Does Personality Make You A Better Teacher?

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Does your personality make you are a more effective teacher?

Published in Educational Psychology Review, March 2019, the results showed that personality may be associated with teacher effectiveness and attrition.

84 million personalities!

According to the World Bank Group, 2017, there are 84.23 million teachers in the world. We know teachers make a difference, and our government needs to do more to retain them, however, three key questions lack sufficient evidence:

  1. What are the personal characteristics of effective teachers?
  2. What are the personal characteristics of teachers with low burnout tendencies?
  3. What are the relationships between teacher personality and the job-related outcomes of teacher effectiveness and burnout?

In a period of time where we seek evidence to improve classroom performance, a recent *meta-analysis to unpick whether personality, as in teacher personality characteristics, are associated with effective teaching is worth considering, but with caution.

Teacher effectiveness?

Classroom observations are one of the most labour-intensive measures of teacher effectiveness. It often requires training observers to code an individual’s effectiveness in the classroom over multiple lessons. We should also consider – with caution – our bias and prejudice too. Student evaluations also offer another way to capture students’ perception of the classroom and the teacher (Ferguson, 2010) including:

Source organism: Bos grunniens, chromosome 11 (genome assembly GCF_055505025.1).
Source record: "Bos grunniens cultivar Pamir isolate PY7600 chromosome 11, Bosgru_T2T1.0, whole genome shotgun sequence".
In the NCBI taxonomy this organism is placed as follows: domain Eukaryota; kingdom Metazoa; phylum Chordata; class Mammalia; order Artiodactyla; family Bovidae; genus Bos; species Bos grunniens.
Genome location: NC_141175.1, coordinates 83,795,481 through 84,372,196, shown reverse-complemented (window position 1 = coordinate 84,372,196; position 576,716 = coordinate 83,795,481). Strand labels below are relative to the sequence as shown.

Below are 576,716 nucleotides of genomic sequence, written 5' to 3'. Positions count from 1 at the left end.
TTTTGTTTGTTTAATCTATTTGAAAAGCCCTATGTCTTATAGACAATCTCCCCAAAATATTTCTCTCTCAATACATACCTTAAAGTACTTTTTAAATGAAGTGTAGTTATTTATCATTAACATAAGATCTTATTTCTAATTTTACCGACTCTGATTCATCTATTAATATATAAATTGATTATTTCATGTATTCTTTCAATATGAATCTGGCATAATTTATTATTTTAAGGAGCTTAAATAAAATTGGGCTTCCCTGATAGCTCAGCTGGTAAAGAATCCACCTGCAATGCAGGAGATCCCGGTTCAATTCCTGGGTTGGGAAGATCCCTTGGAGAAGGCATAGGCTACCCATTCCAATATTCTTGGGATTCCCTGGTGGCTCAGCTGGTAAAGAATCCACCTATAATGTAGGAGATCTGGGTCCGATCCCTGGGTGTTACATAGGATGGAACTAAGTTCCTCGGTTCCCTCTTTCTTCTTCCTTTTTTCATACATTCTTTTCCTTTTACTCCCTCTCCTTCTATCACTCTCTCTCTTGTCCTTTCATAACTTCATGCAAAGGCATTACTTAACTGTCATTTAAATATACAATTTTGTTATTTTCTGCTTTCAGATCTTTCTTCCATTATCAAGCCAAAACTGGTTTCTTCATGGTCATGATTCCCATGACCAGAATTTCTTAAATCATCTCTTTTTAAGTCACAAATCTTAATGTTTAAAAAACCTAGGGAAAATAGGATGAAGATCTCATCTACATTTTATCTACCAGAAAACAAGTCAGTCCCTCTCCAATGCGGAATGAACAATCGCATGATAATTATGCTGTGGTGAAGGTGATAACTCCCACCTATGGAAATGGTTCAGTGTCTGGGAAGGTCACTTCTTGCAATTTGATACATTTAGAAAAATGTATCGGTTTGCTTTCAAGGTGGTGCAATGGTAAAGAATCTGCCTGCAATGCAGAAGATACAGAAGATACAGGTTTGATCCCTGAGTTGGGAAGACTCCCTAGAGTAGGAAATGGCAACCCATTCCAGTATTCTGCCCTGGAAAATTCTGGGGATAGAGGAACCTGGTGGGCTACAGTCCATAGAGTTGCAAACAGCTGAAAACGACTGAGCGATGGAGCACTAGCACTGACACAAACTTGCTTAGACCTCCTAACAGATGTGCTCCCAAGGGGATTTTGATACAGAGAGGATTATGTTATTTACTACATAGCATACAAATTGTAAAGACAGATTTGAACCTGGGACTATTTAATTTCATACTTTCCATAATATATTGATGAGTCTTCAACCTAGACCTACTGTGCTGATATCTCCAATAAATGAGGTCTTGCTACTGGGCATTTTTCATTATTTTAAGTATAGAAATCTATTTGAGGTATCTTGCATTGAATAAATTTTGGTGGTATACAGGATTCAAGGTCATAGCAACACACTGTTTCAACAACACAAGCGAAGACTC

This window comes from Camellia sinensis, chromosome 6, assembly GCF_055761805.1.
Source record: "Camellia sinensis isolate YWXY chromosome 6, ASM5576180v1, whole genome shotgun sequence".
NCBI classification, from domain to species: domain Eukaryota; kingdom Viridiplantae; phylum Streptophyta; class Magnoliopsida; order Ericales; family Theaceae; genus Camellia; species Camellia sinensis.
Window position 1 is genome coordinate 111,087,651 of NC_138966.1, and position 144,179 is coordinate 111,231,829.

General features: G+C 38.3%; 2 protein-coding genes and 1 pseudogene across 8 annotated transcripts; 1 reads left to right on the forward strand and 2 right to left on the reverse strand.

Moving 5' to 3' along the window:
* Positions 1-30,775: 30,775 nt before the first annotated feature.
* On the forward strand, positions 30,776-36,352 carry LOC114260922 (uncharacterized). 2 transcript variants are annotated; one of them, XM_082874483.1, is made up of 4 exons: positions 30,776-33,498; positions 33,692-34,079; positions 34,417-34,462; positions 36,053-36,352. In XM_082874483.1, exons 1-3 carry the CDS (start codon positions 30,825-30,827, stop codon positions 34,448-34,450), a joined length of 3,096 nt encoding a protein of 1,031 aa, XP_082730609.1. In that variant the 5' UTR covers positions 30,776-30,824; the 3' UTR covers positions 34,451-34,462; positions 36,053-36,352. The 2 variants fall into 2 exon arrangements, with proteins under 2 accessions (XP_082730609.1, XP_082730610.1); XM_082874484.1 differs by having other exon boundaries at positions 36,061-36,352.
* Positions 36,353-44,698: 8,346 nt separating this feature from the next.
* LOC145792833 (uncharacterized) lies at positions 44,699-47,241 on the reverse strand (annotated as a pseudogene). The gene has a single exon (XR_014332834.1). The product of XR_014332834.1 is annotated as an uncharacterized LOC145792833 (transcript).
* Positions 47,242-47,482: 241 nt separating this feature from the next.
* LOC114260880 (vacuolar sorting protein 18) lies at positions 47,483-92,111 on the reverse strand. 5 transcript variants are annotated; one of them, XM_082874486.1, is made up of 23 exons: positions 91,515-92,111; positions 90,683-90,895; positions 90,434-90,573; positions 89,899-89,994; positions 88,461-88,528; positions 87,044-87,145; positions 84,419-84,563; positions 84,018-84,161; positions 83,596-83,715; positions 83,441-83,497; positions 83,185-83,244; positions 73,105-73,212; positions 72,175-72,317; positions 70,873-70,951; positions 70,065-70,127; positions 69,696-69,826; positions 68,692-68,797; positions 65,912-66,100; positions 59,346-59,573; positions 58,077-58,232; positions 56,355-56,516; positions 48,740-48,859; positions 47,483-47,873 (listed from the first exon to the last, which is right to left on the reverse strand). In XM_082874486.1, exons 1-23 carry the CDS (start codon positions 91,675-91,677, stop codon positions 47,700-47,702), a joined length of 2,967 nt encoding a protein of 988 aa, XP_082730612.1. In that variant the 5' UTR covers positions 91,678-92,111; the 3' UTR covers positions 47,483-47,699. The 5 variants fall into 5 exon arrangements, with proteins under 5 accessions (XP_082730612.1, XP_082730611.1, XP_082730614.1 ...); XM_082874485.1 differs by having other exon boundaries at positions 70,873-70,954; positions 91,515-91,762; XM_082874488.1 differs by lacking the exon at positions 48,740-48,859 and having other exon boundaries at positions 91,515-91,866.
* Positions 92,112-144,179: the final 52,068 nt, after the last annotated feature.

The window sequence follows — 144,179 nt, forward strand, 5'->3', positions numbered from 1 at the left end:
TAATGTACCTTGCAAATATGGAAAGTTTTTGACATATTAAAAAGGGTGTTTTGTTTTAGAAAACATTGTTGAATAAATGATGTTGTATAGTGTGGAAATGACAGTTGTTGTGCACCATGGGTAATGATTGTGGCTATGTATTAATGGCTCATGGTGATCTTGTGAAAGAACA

• care (level of interpersonal relationship support),
  • confer (level of soliciting and inviting students’ perspectives), and
  • captivate (level of interest and relevancy of teaching).

In this study, ‘extraversion’ was found to have the largest effect size (+0.17), and ‘agreeableness’ the lowest (+0.03). Individuals with high levels of emotional stability are calm, secure, and tolerant of stress (John et al, 2008).

Note, ‘teacher personality’ is also included in John Hattie’s the list of factors (d = 0.24)

Visible Learning plus 250+ Influences on Student Achievement John Hattie

Source: Visible Learning

Avoiding burnout?

The key characteristics most associated with less teacher burnout included:

  • emotional stability (effect size = +0.21)
  • extraversion
  • conscientiousness
  • and ‘openness’ with a small effect size (+0.04).

If I think back to difficult periods in my life, or working with teachers having a hard time out of school, emotional stability was often lacking and therefore, reduced (temporary) effectiveness back in the classroom. It’s a no-brainer really … As with all research, take a closer look before making any final assumptions about your personality type.

*n.b. this research analyses 25 studies and their relationships between five personality types.


In 2010, Ross Morrison McGill founded @TeacherToolkit from a simple Twitter account in which he rapidly became the 'most followed teacher on social media in the UK'. In 2015, he was nominated for '500 Most Influential People in Britain' in The Sunday Times as one of the most influential in the field of education - he remains the only classroom teacher to feature to this day ... Sharing online as @TeacherToolkit, he rebuilt this website (c2008) into what you are now reading, as one of the 'most influential blogs on education in the UK', winning the number one spot at the UK Blog Awards (2018). Today, he is currently a PGCE tutor and is researching 'social media and its influence on education policy' for his EdD at Cambridge University. In 1993, he started teaching and is an experienced school leader working in some of the toughest schools in London. He is also a former Teaching Awards winner for 'Teacher of the Year in a Secondary School, London' (2004) and has written several books on teaching (2013-2018). Read more...

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